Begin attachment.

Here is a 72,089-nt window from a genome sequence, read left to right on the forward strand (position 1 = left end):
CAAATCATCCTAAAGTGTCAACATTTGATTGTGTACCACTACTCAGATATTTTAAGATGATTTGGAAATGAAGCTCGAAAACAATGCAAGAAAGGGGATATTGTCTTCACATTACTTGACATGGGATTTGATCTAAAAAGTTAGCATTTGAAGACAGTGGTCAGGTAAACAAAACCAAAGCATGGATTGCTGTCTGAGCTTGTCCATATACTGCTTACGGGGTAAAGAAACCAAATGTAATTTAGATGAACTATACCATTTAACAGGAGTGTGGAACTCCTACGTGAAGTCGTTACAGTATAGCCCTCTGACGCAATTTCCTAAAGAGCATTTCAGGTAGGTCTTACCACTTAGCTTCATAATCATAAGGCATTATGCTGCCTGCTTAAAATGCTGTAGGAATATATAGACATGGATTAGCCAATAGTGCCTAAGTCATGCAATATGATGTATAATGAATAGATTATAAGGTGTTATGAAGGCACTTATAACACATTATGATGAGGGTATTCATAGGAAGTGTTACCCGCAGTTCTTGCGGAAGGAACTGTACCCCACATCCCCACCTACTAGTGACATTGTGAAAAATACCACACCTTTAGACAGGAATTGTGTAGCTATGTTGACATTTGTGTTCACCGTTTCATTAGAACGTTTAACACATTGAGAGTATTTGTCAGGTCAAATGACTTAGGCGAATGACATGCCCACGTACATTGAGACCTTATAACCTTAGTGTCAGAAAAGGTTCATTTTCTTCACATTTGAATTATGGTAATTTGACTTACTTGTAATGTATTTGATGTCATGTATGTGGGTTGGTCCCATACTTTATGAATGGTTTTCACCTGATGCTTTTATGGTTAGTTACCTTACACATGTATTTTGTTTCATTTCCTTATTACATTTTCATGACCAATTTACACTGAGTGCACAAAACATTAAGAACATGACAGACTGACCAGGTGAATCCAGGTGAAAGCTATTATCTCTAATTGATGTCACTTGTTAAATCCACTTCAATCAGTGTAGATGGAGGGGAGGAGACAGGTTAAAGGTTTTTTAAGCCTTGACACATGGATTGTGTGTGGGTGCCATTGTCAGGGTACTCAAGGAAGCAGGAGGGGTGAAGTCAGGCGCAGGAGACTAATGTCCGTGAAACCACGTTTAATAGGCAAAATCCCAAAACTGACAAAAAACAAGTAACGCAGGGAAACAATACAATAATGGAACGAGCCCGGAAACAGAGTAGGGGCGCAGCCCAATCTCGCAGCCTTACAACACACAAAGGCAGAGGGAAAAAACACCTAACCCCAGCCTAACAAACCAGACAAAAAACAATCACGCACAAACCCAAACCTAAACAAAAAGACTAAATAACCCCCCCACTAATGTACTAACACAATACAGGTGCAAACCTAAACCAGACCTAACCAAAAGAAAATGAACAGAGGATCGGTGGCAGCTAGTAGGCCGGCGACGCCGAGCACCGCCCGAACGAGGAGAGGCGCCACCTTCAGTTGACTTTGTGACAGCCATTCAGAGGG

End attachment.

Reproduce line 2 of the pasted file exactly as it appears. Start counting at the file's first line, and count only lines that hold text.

CAAATCATCCTAAAGTGTCAACATTTGATTGTGTACCACTACTCAGATATTTTAAGATGATTTGGAAATGAAGCTCGAAAACAATGCAAGAAAGGGGATATTGTCTTCACATTACTTGACATGGGATTTGATCTAAAAAGTTAGCATTTGAAGACAGTGGTCAGGTAAACAAAACCAAAGCATGGATTGCTGTCTGAGCTTGTCCATATACTGCTTACGGGGTAAAGAAACCAAATGTAATTTAGATGAACTATACCATTTAACAGGAGTGTGGAACTCCTACGTGAAGTCGTTACAGTATAGCCCTCTGACGCAATTTCCTAAAGAGCATTTCAGGTAGGTCTTACCACTTAGCTTCATAATCATAAGGCATTATGCTGCCTGCTTAAAATGCTGTAGGAATATATAGACATGGATTAGCCAATAGTGCCTAAGTCATGCAATATGATGTATAATGAATAGATTATAAGGTGTTATGAAGGCACTTATAACACATTATGATGAGGGTATTCATAGGAAGTGTTACCCGCAGTTCTTGCGGAAGGAACTGTACCCCACATCCCCACCTACTAGTGACATTGTGAAAAATACCACACCTTTAGACAGGAATTGTGTAGCTATGTTGACATTTGTGTTCACCGTTTCATTAGAACGTTTAACACATTGAGAGTATTTGTCAGGTCAAATGACTTAGGCGAATGACATGCCCACGTACATTGAGACCTTATAACCTTAGTGTCAGAAAAGGTTCATTTTCTTCACATTTGAATTATGGTAATTTGACTTACTTGTAATGTATTTGATGTCATGTATGTGGGTTGGTCCCATACTTTATGAATGGTTTTCACCTGATGCTTTTATGGTTAGTTACCTTACACATGTATTTTGTTTCATTTCCTTATTACATTTTCATGACCAATTTACACTGAGTGCACAAAACATTAAGAACATGACAGACTGACCAGGTGAATCCAGGTGAAAGCTATTATCTCTAATTGATGTCACTTGTTAAATCCACTTCAATCAGTGTAGATGGAGGGGAGGAGACAGGTTAAAGGTTTTTTAAGCCTTGACACATGGATTGTGTGTGGGTGCCATTGTCAGGGTACTCAAGGAAGCAGGAGGGGTGAAGTCAGGCGCAGGAGACTAATGTCCGTGAAACCACGTTTAATAGGCAAAATCCCAAAACTGACAAAAAACAAGTAACGCAGGGAAACAATACAATAATGGAACGAGCCCGGAAACAGAGTAGGGGCGCAGCCCAATCTCGCAGCCTTACAACACACAAAGGCAGAGGGAAAAAACACCTAACCCCAGCCTAACAAACCAGACAAAAAACAATCACGCACAAACCCAAACCTAAACAAAAAGACTAAATAACCCCCCCACTAATGTACTAACACAATACAGGTGCAAACCTAAACCAGACCTAACCAAAAGAAAATGAACAGAGGATCGGTGGCAGCTAGTAGGCCGGCGACGCCGAGCACCGCCCGAACGAGGAGAGGCGCCACCTTCAGTTGACTTTGTGACAGCCATTCAGAGGG